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As already indicated, the native system' of Fiji is peculiar. Before the invasion of Europeans the community was only kept together by custom, i.e. by unwritten law in a constant state of unrecorded evolution, and administered at the will of those members of the community who excelled the rest in strength or cunning, and in proportion as each of these self-made chiefs' so excelled. It is practically certain that Fijian custom was never in any degree fixed, in the sense that our laws are fixed; and that the custom varied in different parts of the islands. The European invasion was immediately followed by the more or less irrational vitiation of native custom. Finally, the British Government, out of the less undesirable fragments of the native custom of one part of the islands, created, for all parts of the group, a native system.' Probably, in the difficult circumstances of the moment, this was the best thing to do.

Here we are concerned with the new native system only in so far as it deals with the keeping of order in the native communities. For this purpose the colony was divided into provinces, each originally under a native chief called Roko Tui; the provinces were divided into districts, each under a minor native chief or Buli; and within each district a larger or smaller number of towns or villages are recognised, each with its village chief and its own council. The village chief manages his village, more or less in accordance with such part of the native

custom as has been, or is, from time to time incorporated into the native regulations'; similarly, the Buli of each district controls the village chiefs within that district; and the Roko of each province controls the Bulis within his area of jurisdiction. In turn the Rokos are responsible to the Native Commissioner, who is always a European; and the Commissioner is directly responsible for native affairs to the Governor.

There is thus-in theory at least-a very complete administrative system for native affairs, for the due maintenance of which the Governor, working through his native department, is ultimately responsible. There is, however, one way in which native affairs have, from almost the first days of the colony, come within the purview of the European officials (other than the Governor and his native Commissioner) to whom is entrusted the administration of the Colony apart from the native system. The 'Native Affairs Ordinance, 1876,' provides for a Native Regulation Board, consisting of the Governor, as President, the Chief Justice, the AttorneyGeneral, the Native Commissioner, the Chief Medical Officer, nine Rokos of provinces, and four other natives, these nine and four being nominated by the Governor. The function of this Board is to frame the native regulations; and these regulations have to be submitted for the approval of the whole Legislative Council before obtaining the force of law. In other words, the draft native regulations have to be approved in the first instance by a Board on which thirteen picked natives sit as members. Till lately this was the only legislative function in which the natives shared; and even this was confined to purely native affairs.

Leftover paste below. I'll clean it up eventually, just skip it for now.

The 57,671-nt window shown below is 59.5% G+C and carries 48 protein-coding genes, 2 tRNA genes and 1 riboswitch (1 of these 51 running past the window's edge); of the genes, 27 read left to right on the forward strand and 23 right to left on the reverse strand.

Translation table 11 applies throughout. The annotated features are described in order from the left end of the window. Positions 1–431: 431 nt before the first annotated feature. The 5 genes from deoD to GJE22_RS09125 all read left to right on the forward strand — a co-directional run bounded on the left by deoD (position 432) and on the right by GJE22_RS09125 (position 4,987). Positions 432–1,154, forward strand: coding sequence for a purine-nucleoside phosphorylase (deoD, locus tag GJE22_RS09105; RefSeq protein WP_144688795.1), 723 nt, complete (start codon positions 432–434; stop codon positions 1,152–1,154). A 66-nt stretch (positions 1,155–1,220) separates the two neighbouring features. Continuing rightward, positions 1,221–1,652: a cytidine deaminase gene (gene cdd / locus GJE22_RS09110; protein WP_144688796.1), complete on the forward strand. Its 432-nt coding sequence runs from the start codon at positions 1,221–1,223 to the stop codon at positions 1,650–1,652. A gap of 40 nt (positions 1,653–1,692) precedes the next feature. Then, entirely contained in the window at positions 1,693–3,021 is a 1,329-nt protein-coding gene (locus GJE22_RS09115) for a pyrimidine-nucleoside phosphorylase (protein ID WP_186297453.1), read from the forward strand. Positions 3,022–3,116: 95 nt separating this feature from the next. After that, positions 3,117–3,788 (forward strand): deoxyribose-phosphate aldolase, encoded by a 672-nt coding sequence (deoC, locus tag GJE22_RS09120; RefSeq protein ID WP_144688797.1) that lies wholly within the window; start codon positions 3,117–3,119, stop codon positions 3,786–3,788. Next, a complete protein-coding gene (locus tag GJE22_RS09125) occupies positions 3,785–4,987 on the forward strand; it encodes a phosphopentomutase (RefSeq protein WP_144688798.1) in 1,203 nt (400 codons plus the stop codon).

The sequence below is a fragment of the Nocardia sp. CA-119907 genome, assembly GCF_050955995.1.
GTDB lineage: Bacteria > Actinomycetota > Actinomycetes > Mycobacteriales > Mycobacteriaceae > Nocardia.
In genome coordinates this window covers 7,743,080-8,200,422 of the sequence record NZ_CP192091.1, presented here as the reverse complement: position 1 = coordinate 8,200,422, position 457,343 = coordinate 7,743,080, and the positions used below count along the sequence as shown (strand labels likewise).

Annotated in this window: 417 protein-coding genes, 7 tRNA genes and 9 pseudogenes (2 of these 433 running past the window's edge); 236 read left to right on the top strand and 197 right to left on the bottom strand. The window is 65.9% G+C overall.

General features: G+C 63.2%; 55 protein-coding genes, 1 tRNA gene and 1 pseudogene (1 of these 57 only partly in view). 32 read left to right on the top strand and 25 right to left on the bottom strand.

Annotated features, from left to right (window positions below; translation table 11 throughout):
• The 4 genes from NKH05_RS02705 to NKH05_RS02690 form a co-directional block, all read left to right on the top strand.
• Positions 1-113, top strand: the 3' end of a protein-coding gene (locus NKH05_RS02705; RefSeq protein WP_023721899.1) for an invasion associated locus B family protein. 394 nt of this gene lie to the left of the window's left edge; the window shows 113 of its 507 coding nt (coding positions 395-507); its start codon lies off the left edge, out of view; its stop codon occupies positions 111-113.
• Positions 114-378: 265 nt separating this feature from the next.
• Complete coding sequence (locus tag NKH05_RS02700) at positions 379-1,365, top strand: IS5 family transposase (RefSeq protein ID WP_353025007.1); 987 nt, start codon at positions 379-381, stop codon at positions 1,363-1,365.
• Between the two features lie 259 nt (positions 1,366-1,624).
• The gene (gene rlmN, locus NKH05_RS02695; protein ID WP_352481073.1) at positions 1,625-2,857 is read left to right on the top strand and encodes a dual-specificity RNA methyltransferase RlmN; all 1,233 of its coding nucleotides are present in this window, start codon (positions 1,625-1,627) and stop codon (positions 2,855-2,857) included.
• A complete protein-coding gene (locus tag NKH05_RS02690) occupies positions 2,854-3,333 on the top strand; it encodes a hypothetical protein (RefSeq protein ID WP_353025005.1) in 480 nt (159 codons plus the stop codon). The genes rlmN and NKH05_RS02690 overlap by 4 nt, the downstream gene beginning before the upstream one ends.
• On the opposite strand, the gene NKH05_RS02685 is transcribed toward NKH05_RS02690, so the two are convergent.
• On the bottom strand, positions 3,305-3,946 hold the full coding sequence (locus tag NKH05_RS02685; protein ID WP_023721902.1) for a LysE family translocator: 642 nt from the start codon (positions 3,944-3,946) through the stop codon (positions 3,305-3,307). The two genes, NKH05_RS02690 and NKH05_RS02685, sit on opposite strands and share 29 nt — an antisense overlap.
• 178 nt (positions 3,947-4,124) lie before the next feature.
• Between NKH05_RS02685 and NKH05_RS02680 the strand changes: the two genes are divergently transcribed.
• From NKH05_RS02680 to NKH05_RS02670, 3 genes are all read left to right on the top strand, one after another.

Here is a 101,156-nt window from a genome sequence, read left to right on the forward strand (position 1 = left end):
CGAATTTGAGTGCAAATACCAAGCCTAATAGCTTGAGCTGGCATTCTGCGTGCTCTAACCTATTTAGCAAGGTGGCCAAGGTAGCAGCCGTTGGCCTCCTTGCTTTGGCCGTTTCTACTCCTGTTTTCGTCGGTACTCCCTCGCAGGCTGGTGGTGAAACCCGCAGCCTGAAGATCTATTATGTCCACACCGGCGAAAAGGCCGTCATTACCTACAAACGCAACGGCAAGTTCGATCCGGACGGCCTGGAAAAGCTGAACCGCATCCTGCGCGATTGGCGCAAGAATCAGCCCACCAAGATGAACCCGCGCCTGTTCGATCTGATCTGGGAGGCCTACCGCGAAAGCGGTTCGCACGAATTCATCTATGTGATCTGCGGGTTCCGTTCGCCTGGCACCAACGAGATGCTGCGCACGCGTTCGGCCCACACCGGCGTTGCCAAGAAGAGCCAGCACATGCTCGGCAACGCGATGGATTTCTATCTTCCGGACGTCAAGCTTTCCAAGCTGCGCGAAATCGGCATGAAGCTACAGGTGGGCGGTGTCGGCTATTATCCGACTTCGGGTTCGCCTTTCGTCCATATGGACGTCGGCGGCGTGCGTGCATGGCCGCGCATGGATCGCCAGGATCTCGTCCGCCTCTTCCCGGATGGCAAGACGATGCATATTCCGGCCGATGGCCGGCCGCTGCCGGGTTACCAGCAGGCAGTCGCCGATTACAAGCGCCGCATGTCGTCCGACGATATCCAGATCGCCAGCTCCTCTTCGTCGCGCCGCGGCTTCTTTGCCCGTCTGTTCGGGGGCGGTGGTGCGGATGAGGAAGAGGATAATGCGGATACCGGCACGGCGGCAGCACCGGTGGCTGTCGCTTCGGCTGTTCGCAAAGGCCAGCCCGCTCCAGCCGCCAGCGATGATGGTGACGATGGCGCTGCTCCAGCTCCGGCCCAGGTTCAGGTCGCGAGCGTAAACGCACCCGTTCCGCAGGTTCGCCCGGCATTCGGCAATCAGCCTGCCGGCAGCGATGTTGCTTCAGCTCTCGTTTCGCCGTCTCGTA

But in 1904, when, as has been said, provision was first made for the election of European members of the Legislative Council, the opportunity was taken to allow natives a voice for the first time in the council which makes the laws of the colony. Unlike the European unofficial members, these natives, two in number, are not elected, but nominated under a somewhat peculiar system. From time to time a great and solemn Council of Chiefs, called the Bose-vaka-Turaga, meets to discuss affairs in which they are concerned, and to speak of these directly to the Governor, who is the Great Chief or Turaga Levu.

Under the arrangemant made in March 1904, the Bose, when it meets, may present to the Governor a list of six names of chiefs--they must be able to read and speak the English language-who, in the opinion of the Bose, would be suitable as representatives of their fellow-natives in the Legislative Council of the colony. From this list the Governor may select two names, or, if he does not find on it any suitable names, he may demand a further list from his chiefs. In this way, by a combined system of modified election-by the chiefs, that is, not by the people-and nomination, two native members are added to the Legislative Council.

Unfortunately, owing to the system which has hitherto prevailed of teaching the Fijians in their own language instead of in English, the names available for submission for nomination by the Governor are very few; and the choice of native legislators is very limited. Moreover, owing partly to innate shyness in the presence of Europeans, and partly to a want of interest in and knowledge of European affairs, the native members as yet have hardly ever taken any intelligent part in the business of the Council. But the innovation was a step in the right direction; and many further steps in the same direction must be justified and taken before the colony, as a whole, is ripe to pass from the status of a Crown Colony to that of responsible government.

At the time when Fiji became a Crown Colony, most of the other islands more or less under British influence in the Western Pacific were still in the beach-combing stage; i.e. there had settled in them from time to time refugee sailors, living among, and even upon, the natives, a few small traders in native produce, and sometimes a few overtasked missionaries. There was no law and order in these places, unless, as sometimes happened, the missionaries, by force of personality, had righteously obtained some small degree of control over some of the natives. Many of these islands were recruiting grounds for the 'blackbirders,' whose unrestrained operations, more often than not, led to disorder among the natives; and among all these islands passed from time to time one of H.M. ships dispensing a sort of rough justice as between the natives and their white visitors, doubtless as well as